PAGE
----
When deciding to purchase a spa or swim spa there can be a lot of mis-information out there.
The NSW pool fencing laws are quite specific and are listed here.
Extract from Fair Trading NSW
2.59 Specified Development
The construction or installation of a portable swimming pool or spa or a child-resistant barrier that is required under the Swimming Pools Act 1992 is development specified for this code if it is not constructed or installed on or in a heritage item or a draft heritage item or on land in a foreshore area.
2.60 Development standards
(1) The standards specified for that development, if it is the construction or installation of a portable swimming pool or spa, are that the development must:
(a1) be for residential uses only, and
(a) be located in the rear yard, and
(b) be located at least 1m from each lot boundary, and
(c) not exceed 2,000 L in capacity, and
(d) not require structural work for installation, and
(e) not impact on the structural stability of any building.
(2) A child-resistant barrier must be constructed or installed in accordance with the requirements of the Swimming Pools Act 1992.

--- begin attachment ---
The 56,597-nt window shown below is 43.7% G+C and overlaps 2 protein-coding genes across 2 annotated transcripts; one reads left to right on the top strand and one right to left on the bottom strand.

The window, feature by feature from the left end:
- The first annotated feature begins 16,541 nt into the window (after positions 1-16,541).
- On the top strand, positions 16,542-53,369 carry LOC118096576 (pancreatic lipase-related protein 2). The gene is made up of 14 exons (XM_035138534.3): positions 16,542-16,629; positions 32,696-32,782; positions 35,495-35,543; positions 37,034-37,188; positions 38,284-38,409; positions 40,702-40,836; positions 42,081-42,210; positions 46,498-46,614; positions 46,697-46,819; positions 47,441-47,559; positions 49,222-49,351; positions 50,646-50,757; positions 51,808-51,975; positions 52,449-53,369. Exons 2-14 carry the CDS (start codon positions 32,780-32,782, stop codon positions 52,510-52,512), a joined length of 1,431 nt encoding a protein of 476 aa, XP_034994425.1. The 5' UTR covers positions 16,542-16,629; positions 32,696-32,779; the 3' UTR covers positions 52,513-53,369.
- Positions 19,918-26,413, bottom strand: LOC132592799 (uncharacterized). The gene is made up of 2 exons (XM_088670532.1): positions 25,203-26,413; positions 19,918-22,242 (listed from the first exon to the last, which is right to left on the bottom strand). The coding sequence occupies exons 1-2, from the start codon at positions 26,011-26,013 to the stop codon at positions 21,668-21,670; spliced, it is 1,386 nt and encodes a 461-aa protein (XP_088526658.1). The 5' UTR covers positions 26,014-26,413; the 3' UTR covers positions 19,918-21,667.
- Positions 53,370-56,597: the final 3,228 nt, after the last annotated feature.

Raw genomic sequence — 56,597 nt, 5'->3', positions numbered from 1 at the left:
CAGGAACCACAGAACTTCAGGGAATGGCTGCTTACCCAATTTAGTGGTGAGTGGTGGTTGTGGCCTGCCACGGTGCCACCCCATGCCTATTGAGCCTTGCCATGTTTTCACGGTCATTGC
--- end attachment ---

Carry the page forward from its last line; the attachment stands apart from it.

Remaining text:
The Swimming Pools Regulation 2008 stipulates that a spa pool is not required to be surrounded by a child resistant barrier so long as access to the water contained in the spa pool is restricted, in accordance with the Swimming Pools regulation 2008
Swimming Pools regulation 2008 states that Spa pools must be covered and secured by a lockable child-safe structure such as a door, lid, grill or mesh.
Once a spa exceeds 2000lt capacity local council planning permission is required in the form of a Complying Development Certificate (CDC) or Development Application (DA).
All swim spas need approvals before installing.